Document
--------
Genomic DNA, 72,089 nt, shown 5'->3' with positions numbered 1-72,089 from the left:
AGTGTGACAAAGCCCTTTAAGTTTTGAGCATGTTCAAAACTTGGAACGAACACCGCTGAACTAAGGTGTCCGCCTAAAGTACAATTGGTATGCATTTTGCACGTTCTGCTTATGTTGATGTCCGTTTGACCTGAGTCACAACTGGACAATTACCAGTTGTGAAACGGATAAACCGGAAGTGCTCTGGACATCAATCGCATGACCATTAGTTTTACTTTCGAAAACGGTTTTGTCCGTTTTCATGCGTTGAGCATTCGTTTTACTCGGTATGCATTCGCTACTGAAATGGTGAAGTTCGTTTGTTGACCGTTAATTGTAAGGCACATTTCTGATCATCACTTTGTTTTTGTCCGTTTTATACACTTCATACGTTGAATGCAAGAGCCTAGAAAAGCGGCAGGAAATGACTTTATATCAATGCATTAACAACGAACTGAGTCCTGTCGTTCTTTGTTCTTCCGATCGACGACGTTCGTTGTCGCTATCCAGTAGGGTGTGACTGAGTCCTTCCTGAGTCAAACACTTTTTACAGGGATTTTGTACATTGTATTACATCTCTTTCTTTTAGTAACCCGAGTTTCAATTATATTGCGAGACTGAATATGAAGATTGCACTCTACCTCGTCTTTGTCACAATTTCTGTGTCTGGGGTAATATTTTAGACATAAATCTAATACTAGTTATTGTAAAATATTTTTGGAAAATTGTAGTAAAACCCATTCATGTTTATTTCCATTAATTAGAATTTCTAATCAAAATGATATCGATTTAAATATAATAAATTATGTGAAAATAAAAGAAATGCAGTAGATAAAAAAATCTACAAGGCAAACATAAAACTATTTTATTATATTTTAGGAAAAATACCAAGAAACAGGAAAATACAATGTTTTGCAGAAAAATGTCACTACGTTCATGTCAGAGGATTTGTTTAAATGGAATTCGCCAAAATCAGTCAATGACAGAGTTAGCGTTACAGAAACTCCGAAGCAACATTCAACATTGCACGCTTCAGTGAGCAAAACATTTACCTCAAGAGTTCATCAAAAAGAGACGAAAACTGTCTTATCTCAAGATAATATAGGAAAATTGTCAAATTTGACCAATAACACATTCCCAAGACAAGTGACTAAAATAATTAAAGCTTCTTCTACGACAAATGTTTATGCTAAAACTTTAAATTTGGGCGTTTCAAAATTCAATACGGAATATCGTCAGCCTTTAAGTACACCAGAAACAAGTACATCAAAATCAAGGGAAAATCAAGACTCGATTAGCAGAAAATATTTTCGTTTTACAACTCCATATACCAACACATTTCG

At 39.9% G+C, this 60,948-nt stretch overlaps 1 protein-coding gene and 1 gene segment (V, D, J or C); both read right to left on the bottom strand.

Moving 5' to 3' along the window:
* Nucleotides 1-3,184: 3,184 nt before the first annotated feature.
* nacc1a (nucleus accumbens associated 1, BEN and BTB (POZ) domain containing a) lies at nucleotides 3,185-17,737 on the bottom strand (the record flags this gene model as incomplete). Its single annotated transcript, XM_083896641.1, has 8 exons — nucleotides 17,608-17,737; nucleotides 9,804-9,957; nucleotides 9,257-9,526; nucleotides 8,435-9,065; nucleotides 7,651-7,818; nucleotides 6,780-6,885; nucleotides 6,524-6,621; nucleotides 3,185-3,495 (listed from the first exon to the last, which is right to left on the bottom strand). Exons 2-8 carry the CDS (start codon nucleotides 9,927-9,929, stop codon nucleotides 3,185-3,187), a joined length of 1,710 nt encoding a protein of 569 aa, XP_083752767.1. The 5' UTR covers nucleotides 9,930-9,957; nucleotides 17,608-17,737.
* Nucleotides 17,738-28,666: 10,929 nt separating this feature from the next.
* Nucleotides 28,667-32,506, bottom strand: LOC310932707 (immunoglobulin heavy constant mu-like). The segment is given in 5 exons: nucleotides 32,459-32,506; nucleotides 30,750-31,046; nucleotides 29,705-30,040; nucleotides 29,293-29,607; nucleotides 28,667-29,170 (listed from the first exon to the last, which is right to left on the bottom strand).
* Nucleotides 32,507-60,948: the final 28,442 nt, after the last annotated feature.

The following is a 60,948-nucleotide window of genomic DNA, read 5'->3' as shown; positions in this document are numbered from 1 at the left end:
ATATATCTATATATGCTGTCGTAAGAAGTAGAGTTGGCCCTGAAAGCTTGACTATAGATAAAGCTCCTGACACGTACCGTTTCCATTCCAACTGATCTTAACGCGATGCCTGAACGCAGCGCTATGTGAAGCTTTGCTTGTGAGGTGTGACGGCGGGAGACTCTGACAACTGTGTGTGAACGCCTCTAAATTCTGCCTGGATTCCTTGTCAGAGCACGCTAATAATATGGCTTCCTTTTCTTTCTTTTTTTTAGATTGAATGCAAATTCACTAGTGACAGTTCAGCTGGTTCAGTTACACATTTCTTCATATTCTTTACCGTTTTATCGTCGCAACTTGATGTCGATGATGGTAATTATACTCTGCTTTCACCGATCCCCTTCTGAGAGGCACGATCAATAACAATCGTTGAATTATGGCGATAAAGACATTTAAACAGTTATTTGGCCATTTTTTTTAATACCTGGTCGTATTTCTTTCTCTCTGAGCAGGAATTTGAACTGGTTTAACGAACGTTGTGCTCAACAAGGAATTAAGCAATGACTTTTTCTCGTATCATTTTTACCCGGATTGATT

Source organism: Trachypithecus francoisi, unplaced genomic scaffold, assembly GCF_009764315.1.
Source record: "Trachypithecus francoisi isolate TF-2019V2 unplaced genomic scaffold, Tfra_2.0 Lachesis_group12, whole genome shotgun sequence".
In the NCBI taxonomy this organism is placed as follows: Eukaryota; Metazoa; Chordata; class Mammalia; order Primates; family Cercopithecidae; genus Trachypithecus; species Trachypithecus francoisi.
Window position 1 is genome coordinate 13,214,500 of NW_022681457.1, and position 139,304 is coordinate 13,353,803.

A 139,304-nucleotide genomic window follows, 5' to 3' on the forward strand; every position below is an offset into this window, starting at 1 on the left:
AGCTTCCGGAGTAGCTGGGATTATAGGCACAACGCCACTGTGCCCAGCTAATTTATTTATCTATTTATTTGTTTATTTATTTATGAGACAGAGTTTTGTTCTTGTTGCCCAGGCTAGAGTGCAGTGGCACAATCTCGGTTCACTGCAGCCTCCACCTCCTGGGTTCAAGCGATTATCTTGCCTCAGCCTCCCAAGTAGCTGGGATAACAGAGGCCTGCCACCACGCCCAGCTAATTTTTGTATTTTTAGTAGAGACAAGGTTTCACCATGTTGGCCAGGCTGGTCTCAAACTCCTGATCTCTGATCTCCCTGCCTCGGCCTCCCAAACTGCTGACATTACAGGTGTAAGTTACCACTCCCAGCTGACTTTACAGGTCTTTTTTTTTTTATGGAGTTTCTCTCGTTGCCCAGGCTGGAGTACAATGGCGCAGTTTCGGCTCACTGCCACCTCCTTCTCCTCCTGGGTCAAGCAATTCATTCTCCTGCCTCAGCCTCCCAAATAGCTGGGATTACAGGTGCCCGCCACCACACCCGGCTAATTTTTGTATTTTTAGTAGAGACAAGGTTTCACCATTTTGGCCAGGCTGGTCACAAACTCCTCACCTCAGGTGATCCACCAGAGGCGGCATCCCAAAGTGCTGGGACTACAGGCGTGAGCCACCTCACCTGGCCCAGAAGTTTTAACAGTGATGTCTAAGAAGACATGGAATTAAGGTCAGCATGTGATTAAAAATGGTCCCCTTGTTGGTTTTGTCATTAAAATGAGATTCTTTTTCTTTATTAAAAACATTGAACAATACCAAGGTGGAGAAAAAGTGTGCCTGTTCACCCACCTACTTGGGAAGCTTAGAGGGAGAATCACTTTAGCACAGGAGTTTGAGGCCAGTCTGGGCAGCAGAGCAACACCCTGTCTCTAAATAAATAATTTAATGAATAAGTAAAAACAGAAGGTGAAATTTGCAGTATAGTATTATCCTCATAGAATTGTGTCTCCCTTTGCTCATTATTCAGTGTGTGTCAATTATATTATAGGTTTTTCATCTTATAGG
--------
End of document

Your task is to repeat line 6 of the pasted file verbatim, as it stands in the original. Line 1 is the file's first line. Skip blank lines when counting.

* nacc1a (nucleus accumbens associated 1, BEN and BTB (POZ) domain containing a) lies at nucleotides 3,185-17,737 on the bottom strand (the record flags this gene model as incomplete). Its single annotated transcript, XM_083896641.1, has 8 exons — nucleotides 17,608-17,737; nucleotides 9,804-9,957; nucleotides 9,257-9,526; nucleotides 8,435-9,065; nucleotides 7,651-7,818; nucleotides 6,780-6,885; nucleotides 6,524-6,621; nucleotides 3,185-3,495 (listed from the first exon to the last, which is right to left on the bottom strand). Exons 2-8 carry the CDS (start codon nucleotides 9,927-9,929, stop codon nucleotides 3,185-3,187), a joined length of 1,710 nt encoding a protein of 569 aa, XP_083752767.1. The 5' UTR covers nucleotides 9,930-9,957; nucleotides 17,608-17,737.